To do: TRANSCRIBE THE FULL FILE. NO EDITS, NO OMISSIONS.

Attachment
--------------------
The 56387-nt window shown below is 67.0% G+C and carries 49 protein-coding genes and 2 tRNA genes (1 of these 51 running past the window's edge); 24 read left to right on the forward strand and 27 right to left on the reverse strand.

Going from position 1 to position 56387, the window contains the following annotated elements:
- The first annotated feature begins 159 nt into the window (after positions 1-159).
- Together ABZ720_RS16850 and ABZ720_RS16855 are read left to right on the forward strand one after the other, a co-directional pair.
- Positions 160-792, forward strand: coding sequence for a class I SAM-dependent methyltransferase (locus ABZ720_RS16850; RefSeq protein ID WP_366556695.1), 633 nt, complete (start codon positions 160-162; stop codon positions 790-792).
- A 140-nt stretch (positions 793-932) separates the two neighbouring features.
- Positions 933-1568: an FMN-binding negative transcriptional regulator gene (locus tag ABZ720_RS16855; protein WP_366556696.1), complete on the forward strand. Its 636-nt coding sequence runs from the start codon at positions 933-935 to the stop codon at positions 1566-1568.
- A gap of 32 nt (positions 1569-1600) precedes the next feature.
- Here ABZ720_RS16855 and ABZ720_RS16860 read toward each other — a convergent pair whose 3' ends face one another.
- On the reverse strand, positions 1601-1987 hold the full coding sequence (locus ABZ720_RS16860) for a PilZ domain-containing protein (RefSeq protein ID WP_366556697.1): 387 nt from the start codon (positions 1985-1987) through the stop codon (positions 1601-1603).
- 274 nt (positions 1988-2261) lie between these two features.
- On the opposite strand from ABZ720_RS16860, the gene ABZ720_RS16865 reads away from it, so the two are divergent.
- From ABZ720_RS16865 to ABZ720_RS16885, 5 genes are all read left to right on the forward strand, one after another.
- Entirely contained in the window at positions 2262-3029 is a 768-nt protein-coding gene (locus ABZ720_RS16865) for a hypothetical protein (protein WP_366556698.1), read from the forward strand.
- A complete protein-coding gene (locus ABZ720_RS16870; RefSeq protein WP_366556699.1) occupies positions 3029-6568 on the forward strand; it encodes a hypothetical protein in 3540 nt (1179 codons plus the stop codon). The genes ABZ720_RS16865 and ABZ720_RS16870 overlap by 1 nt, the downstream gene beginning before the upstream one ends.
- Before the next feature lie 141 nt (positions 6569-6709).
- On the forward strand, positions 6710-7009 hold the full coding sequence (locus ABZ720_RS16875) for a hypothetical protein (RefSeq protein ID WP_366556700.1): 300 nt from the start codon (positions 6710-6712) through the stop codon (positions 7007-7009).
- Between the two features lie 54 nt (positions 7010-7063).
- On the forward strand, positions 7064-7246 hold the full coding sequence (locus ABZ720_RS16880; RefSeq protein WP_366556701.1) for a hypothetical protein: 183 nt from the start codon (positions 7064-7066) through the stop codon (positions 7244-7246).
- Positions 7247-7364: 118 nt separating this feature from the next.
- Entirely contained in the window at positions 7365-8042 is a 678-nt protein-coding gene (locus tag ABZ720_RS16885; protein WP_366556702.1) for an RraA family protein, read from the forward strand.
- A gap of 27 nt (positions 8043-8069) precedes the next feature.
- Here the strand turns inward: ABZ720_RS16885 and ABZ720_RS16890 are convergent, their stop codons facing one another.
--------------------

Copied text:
The 56387-nt window shown below is 67.0% G+C and carries 49 protein-coding genes and 2 tRNA genes (1 of these 51 running past the window's edge); 24 read left to right on the forward strand and 27 right to left on the reverse strand.

Going from position 1 to position 56387, the window contains the following annotated elements:
- The first annotated feature begins 159 nt into the window (after positions 1-159).
- Together ABZ720_RS16850 and ABZ720_RS16855 are read left to right on the forward strand one after the other, a co-directional pair.
- Positions 160-792, forward strand: coding sequence for a class I SAM-dependent methyltransferase (locus ABZ720_RS16850; RefSeq protein ID WP_366556695.1), 633 nt, complete (start codon positions 160-162; stop codon positions 790-792).
- A 140-nt stretch (positions 793-932) separates the two neighbouring features.
- Positions 933-1568: an FMN-binding negative transcriptional regulator gene (locus tag ABZ720_RS16855; protein WP_366556696.1), complete on the forward strand. Its 636-nt coding sequence runs from the start codon at positions 933-935 to the stop codon at positions 1566-1568.
- A gap of 32 nt (positions 1569-1600) precedes the next feature.
- Here ABZ720_RS16855 and ABZ720_RS16860 read toward each other — a convergent pair whose 3' ends face one another.
- On the reverse strand, positions 1601-1987 hold the full coding sequence (locus ABZ720_RS16860) for a PilZ domain-containing protein (RefSeq protein ID WP_366556697.1): 387 nt from the start codon (positions 1985-1987) through the stop codon (positions 1601-1603).
- 274 nt (positions 1988-2261) lie between these two features.
- On the opposite strand from ABZ720_RS16860, the gene ABZ720_RS16865 reads away from it, so the two are divergent.
- From ABZ720_RS16865 to ABZ720_RS16885, 5 genes are all read left to right on the forward strand, one after another.
- Entirely contained in the window at positions 2262-3029 is a 768-nt protein-coding gene (locus ABZ720_RS16865) for a hypothetical protein (protein WP_366556698.1), read from the forward strand.
- A complete protein-coding gene (locus ABZ720_RS16870; RefSeq protein WP_366556699.1) occupies positions 3029-6568 on the forward strand; it encodes a hypothetical protein in 3540 nt (1179 codons plus the stop codon). The genes ABZ720_RS16865 and ABZ720_RS16870 overlap by 1 nt, the downstream gene beginning before the upstream one ends.
- Before the next feature lie 141 nt (positions 6569-6709).
- On the forward strand, positions 6710-7009 hold the full coding sequence (locus ABZ720_RS16875) for a hypothetical protein (RefSeq protein ID WP_366556700.1): 300 nt from the start codon (positions 6710-6712) through the stop codon (positions 7007-7009).
- Between the two features lie 54 nt (positions 7010-7063).
- On the forward strand, positions 7064-7246 hold the full coding sequence (locus ABZ720_RS16880; RefSeq protein WP_366556701.1) for a hypothetical protein: 183 nt from the start codon (positions 7064-7066) through the stop codon (positions 7244-7246).
- Positions 7247-7364: 118 nt separating this feature from the next.
- Entirely contained in the window at positions 7365-8042 is a 678-nt protein-coding gene (locus tag ABZ720_RS16885; protein WP_366556702.1) for an RraA family protein, read from the forward strand.
- A gap of 27 nt (positions 8043-8069) precedes the next feature.
- Here the strand turns inward: ABZ720_RS16885 and ABZ720_RS16890 are convergent, their stop codons facing one another.